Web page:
Morrison and the committee’s message was that the mental health crisis in Cullman has to be taken seriously and talked about openly in order to find solutions before the problem continues escalating.
“If we do not put more money into helping our children, we’re going to have a tragedy that’s going to hit us down the road in this community,” he said. “We’re very blessed nothing bad has happened in Cullman and I pray every night that nothing will, but if we don’t step it up soon, God forbid what could because there are young people here that are struggling and need help.”
The committee’s three phase plan
Phase 1 – Address the current crisis in the Cullman Regional Emergency Department
The dramatic rise in the number of people needing inpatient care has created a crisis in local emergency departments, including Cullman Regional, which are required to provide medical clearance to admit patients to scarce psychiatric hospital beds. Patients routinely wait days and sometimes weeks in the emergency department as they await an open psychiatric bed.
Phase 2 – Improve funding for wrap-around crisis services and address statewide barriers to care
Often times, patients receive inpatient treatment and are able to return to society; however, without continuous care and programs, they frequently return back to the emergency department for treatment which begins the cycle over again. This phase seeks to create and/or grow outpatient day programs and outreach workers who can follow people with a history of mental health illness and intervene prior to a crisis situation.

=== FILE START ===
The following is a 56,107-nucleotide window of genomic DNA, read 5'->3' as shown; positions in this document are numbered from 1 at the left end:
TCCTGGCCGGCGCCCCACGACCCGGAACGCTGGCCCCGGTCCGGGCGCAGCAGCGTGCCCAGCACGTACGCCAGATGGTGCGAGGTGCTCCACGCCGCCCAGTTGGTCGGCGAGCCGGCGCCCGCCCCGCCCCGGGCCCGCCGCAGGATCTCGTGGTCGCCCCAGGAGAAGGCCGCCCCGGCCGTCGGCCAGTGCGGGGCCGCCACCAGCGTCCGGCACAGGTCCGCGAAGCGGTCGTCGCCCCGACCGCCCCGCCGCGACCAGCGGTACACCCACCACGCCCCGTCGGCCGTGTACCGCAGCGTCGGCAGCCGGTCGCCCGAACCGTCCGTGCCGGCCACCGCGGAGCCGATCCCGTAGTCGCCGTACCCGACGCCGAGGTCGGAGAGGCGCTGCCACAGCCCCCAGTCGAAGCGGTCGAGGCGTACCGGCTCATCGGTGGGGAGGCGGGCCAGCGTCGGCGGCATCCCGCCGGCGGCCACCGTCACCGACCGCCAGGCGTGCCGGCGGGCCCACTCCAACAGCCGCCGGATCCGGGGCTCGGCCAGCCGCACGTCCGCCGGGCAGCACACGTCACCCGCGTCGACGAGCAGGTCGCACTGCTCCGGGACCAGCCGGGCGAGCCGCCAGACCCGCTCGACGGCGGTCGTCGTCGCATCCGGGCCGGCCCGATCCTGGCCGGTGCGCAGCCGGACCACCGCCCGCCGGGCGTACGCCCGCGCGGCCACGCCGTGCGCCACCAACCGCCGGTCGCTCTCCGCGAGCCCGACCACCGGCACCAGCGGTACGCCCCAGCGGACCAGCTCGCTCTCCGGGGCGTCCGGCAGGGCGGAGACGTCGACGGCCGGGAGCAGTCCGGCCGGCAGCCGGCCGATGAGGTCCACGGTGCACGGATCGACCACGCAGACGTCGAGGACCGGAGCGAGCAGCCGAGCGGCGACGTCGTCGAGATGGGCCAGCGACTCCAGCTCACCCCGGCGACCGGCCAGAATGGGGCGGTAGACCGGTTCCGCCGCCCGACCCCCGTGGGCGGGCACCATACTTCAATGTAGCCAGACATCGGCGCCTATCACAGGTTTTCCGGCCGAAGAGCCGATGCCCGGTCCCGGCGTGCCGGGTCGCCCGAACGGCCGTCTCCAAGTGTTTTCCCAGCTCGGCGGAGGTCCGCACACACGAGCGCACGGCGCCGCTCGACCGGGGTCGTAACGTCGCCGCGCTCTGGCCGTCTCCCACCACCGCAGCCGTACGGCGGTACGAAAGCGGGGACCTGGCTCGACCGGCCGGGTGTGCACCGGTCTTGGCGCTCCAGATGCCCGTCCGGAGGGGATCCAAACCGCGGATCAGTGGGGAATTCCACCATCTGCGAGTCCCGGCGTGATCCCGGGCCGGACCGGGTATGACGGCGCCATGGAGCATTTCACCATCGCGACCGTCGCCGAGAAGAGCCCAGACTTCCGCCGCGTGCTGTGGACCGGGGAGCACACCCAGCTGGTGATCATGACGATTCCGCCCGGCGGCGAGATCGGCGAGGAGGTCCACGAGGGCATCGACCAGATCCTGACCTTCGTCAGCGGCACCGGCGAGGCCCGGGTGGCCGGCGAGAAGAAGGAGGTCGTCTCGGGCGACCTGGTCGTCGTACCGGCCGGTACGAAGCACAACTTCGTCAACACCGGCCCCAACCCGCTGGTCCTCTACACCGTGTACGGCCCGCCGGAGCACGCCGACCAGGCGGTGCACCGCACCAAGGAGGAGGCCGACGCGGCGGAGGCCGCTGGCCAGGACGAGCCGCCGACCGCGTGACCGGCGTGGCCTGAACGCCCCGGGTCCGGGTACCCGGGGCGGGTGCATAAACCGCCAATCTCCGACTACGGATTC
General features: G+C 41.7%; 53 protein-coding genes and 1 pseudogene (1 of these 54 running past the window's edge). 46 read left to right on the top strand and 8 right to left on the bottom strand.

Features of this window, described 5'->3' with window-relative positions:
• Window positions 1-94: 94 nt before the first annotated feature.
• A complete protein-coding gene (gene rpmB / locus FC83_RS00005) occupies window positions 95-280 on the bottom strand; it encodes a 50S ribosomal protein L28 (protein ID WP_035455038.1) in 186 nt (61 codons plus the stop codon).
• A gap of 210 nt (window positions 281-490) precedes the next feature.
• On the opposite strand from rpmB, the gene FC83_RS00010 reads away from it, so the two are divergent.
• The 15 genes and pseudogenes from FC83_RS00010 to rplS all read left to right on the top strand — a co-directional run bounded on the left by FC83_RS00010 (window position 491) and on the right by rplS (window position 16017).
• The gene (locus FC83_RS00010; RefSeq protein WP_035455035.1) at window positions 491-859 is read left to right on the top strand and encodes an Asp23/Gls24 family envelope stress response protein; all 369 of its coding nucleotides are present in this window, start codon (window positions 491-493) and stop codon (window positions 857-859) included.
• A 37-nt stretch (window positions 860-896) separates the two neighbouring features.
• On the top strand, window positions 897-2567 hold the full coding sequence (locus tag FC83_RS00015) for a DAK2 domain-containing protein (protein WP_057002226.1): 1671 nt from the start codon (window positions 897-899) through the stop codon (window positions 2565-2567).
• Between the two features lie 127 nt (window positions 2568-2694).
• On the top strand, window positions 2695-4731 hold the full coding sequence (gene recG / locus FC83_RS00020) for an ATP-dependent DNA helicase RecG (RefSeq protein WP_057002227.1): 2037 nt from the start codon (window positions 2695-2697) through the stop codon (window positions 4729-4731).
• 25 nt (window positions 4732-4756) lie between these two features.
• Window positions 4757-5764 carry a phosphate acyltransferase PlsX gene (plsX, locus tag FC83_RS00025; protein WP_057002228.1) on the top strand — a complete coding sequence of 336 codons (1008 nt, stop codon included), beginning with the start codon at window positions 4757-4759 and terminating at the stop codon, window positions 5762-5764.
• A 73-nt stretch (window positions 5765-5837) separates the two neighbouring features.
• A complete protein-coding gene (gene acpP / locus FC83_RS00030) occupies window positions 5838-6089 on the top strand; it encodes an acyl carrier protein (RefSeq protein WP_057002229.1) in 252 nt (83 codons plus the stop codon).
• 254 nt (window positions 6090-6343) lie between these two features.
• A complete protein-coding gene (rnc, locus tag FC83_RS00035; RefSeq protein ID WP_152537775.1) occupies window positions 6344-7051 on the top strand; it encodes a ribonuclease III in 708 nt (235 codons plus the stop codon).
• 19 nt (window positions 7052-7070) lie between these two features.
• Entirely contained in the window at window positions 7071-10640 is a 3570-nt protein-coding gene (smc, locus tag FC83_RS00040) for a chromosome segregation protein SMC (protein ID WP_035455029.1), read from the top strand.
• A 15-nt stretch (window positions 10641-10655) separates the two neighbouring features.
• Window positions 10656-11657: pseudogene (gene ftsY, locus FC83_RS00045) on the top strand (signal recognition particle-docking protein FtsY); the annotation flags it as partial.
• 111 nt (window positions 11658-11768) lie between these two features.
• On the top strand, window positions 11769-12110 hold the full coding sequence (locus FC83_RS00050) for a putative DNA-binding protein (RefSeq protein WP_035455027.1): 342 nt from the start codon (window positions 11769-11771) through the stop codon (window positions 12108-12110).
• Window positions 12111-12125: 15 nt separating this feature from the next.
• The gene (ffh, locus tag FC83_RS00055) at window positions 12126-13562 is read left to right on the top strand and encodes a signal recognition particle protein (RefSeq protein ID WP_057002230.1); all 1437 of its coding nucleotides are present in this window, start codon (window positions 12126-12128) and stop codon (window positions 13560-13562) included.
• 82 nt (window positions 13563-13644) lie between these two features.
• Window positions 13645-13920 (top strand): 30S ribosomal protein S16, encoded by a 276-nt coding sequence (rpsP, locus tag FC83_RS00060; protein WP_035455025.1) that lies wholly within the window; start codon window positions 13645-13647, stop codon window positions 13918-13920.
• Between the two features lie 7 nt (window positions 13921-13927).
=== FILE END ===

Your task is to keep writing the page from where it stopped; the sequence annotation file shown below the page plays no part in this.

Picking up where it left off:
Phase 3 – Open a freestanding mental health crisis center in Cullman County
After successfully completing phase one and two, the committee believes the creation of a freestanding crisis center to provide triage and crisis treatment for adults and families with mental health or addiction crisis is the best long-term solution. The committee has reviewed several models from around the United States and believes this will alleviate the pressure on both hospitals and local law enforcement in dealing with individuals or families in crisis.
For more information on the advisory committee or how to get involved, contact any of the local partners or Morrison at 256-339-6555.
Direct contributions can be made at https://cullmanregional.com/community/make-a-donation/.